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A question, Jerome. Is the ability to write (and/or argue) a persuasive and well-organized argument emphasized in the process? I think it is, judging from your writings.

Our (Japanese) education is somewhat similar in elitism, but emphasizes less on the development of thought, as opposed to writing a flawless conclusion, which must reflect the professor's preference. Math is also emphasized here as a college entrance requirement, but exams have been developed as an art of smelling, speculating and solving the intent of those who drafted questions, not as a tool of logical thinking. So are literature exams.

I will become a patissier, God willing.

by tuasfait on Sat Mar 25th, 2006 at 09:01:40 PM EST
I don't know. Doing my PhD definitely helped complement my training (to oversimplify, I went from "solve this equation by tomorrow" to "write 400 pages for the day 3 years from today"). I was also lucky that I had good teachers in high school that gave us good methods (including to care about explaining what we were doing properly) - and that I had the luxury of having the time (because I wasn't overwhelemed by the pure math content) to actually listen to them.

You can make it in the GE without really knowing how to write properly. They do try to train you some, but given all the focus that's been given to maths, (i) some people simply don't care to and (ii) people don't need to and don't bother to.

In the long run, we're all dead. John Maynard Keynes

by Jerome a Paris (etg@eurotrib.com) on Sun Mar 26th, 2006 at 03:07:33 AM EST
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I believe that our system is more articulated along the lines of critical thought. You can say what you want, even if it outrages the teacher, as long as it is well-argumented.

A lot of people here believe that you have to flatter the teacher, but I know this one person, brilliant, who was so bored with his philosophy topic at the Baccalaureate that he wrote an Alexandrine poem (that adressed the topic). He got a 20/20, which is a normally impossible note to get in a literary topic (just out of principle they never give you a perfect grade).

I was also friends with this other person, this time in Classes Préparatoires, who at a written exam on "Human Nature" quoted a few lines from a rock group's most popular song and developed the main part of his paper around it. Now most people, all year along, had been focusing on learning classical quotes, ie. quoting the Greeks, quoting Descartes etc ... I gather the teachers were so tired of seeing the same quotes in everybody's texts, every year, that they gave my friend an excellent grade.

So originality is perfectly alright, and not going the teacher's ways is ok too ... in fact it's rather encouraged.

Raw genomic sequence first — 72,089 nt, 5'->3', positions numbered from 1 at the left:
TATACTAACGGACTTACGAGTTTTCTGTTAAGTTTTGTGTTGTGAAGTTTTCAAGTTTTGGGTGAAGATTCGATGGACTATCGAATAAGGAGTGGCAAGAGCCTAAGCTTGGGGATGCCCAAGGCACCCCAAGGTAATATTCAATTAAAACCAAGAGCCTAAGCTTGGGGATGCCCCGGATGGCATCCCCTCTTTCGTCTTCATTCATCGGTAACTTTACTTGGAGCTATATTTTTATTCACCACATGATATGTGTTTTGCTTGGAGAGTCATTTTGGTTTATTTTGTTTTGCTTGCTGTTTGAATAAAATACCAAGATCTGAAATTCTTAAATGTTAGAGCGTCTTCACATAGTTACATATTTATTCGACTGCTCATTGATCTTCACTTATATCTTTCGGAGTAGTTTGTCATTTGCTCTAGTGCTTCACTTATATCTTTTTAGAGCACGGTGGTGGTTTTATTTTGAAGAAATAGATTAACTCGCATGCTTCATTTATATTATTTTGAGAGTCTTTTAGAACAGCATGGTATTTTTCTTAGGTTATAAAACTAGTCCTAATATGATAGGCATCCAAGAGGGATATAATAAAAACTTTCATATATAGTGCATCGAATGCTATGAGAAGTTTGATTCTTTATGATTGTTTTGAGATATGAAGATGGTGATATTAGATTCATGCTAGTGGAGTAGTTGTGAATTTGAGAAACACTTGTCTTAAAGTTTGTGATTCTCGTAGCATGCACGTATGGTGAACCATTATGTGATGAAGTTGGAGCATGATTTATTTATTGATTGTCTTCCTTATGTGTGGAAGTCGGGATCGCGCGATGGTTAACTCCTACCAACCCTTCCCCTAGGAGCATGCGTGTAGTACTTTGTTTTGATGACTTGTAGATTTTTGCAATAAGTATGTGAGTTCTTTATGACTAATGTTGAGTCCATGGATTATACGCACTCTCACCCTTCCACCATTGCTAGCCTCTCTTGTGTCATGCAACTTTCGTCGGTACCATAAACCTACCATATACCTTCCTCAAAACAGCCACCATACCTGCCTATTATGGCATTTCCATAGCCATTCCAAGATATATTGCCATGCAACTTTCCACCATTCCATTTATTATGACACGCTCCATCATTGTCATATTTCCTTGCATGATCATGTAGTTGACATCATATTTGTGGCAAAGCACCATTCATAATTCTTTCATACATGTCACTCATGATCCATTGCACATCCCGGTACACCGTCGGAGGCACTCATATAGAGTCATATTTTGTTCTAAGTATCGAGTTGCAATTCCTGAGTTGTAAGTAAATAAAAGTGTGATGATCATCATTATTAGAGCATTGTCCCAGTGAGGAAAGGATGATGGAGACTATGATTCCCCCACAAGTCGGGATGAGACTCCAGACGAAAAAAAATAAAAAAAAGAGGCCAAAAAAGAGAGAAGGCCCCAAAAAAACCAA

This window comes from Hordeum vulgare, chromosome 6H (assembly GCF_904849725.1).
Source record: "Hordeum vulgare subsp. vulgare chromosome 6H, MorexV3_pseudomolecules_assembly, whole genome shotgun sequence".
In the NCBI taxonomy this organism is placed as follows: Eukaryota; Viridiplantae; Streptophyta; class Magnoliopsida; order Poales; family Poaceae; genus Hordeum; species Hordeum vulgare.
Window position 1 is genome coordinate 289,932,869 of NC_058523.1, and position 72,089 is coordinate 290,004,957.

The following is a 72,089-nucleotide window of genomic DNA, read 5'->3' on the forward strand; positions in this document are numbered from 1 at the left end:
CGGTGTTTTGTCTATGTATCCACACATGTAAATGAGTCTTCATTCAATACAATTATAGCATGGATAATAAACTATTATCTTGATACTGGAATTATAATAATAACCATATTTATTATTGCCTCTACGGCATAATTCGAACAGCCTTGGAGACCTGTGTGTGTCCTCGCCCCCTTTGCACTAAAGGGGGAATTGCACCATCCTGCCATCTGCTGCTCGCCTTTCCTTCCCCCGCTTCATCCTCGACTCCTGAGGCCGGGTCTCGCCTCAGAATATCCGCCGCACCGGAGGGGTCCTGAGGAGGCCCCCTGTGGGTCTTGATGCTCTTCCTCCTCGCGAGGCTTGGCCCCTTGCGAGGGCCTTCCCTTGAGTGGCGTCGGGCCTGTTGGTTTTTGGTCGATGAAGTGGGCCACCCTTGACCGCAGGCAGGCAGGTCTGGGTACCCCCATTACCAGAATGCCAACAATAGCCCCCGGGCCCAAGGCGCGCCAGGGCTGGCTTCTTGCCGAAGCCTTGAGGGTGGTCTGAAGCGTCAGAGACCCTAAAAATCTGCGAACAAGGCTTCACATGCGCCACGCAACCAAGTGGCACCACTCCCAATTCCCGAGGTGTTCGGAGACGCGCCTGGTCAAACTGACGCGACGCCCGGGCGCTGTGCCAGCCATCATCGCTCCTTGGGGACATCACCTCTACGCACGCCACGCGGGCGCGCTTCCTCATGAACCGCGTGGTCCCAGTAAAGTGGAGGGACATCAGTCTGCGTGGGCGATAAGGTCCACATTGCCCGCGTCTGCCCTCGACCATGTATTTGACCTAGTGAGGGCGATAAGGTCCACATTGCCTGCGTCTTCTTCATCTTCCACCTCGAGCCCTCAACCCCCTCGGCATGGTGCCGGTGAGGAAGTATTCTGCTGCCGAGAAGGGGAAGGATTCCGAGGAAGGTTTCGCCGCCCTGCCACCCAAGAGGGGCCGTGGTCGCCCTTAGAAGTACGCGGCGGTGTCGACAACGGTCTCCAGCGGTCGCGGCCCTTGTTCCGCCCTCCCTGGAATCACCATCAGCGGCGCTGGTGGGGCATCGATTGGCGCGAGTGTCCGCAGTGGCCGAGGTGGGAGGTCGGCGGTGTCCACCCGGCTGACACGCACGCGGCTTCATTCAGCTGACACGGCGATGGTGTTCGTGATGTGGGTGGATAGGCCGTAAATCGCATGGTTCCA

by Alex in Toulouse on Sun Mar 26th, 2006 at 03:27:07 AM EST
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I got 10/10 in my philosophy paper in the university entrance examination, so it can be done, even if the grader does not know you.

A society committed to the notion that government is always bad will have bad government. And it doesn't have to be that way. — Paul Krugman
by Carrie (migeru at eurotrib dot com) on Sun Mar 26th, 2006 at 04:00:41 AM EST
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Well I'm not familiar with the Spanish system, but here in France it's kind of rare (I think, will Jérome or Agnès or others agree?). It has something to do with France liking to punish its children.

My pickup is now 10 minutes late. What is the police doing?

by Alex in Toulouse on Sun Mar 26th, 2006 at 04:07:21 AM EST
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I'd told that, especially in philosophy, that is an extremela rare ocurrance. But I also refused to accept the conventional wisdom that in humanities exams the more you write, the better. I used to write my answers short and to the point, and was done in about 2/3 pages when some of my classmates would write up to 10 in school exams. It sort of helps when the university access exam allows a maximum of 4 pages.

A society committed to the notion that government is always bad will have bad government. And it doesn't have to be that way. — Paul Krugman
by Carrie (migeru at eurotrib dot com) on Sun Mar 26th, 2006 at 05:43:02 AM EST
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Yup, when I chatted with my poli sci professor about grading, he said the essence of grading was to sniff out the best. The best ones, he said, were those which he can read "diagonally" (which in Japanese means from the top-right to the down-left) without bothering to read the entire stuff vertically.

I will become a patissier, God willing.
by tuasfait on Sun Mar 26th, 2006 at 08:22:38 AM EST
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I'd say French high schools gives you a good opportunity to develop argumentation and writing skills. Lots of essay and commentary writing in literature, foreign languages, history, geography philosophy, etc. Professors are also fairly sensitive to critical thinking and many would grade a somewhat lacunar but well-structured argument higher than a rote-perfect recitation of the lesson. Evaluation for math and sciences are also mostly based on problem solving, which gives a good grounding in structured argumentation.

And as a jab to SAT-style evaluation, multiple-choice questionnaires were a no-no for student evaluation in my time. Dunno what's going on now, though.
by Francois in Paris on Sun Mar 26th, 2006 at 11:32:47 AM EST
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